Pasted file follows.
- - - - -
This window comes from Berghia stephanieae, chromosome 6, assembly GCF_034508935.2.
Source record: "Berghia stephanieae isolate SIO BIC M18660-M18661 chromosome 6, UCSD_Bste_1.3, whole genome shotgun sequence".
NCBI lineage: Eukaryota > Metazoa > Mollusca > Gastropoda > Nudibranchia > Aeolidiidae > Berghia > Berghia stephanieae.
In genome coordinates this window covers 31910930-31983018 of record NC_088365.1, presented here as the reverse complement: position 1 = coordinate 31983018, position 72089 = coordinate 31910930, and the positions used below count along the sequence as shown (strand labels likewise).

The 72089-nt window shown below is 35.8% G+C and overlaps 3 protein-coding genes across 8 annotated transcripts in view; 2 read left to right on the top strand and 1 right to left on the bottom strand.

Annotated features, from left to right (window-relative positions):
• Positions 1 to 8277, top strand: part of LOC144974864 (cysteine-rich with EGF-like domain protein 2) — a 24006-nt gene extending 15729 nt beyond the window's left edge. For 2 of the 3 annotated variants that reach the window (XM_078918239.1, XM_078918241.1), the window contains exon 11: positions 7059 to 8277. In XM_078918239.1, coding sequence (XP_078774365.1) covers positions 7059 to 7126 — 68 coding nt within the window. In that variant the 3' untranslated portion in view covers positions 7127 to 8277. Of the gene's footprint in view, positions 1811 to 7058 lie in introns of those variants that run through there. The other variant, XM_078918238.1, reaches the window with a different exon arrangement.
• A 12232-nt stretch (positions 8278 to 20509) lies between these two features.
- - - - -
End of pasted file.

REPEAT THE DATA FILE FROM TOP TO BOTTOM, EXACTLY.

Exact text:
This window comes from Berghia stephanieae, chromosome 6, assembly GCF_034508935.2.
Source record: "Berghia stephanieae isolate SIO BIC M18660-M18661 chromosome 6, UCSD_Bste_1.3, whole genome shotgun sequence".
NCBI lineage: Eukaryota > Metazoa > Mollusca > Gastropoda > Nudibranchia > Aeolidiidae > Berghia > Berghia stephanieae.
In genome coordinates this window covers 31910930-31983018 of record NC_088365.1, presented here as the reverse complement: position 1 = coordinate 31983018, position 72089 = coordinate 31910930, and the positions used below count along the sequence as shown (strand labels likewise).

The 72089-nt window shown below is 35.8% G+C and overlaps 3 protein-coding genes across 8 annotated transcripts in view; 2 read left to right on the top strand and 1 right to left on the bottom strand.

Annotated features, from left to right (window-relative positions):
• Positions 1 to 8277, top strand: part of LOC144974864 (cysteine-rich with EGF-like domain protein 2) — a 24006-nt gene extending 15729 nt beyond the window's left edge. For 2 of the 3 annotated variants that reach the window (XM_078918239.1, XM_078918241.1), the window contains exon 11: positions 7059 to 8277. In XM_078918239.1, coding sequence (XP_078774365.1) covers positions 7059 to 7126 — 68 coding nt within the window. In that variant the 3' untranslated portion in view covers positions 7127 to 8277. Of the gene's footprint in view, positions 1811 to 7058 lie in introns of those variants that run through there. The other variant, XM_078918238.1, reaches the window with a different exon arrangement.
• A 12232-nt stretch (positions 8278 to 20509) lies between these two features.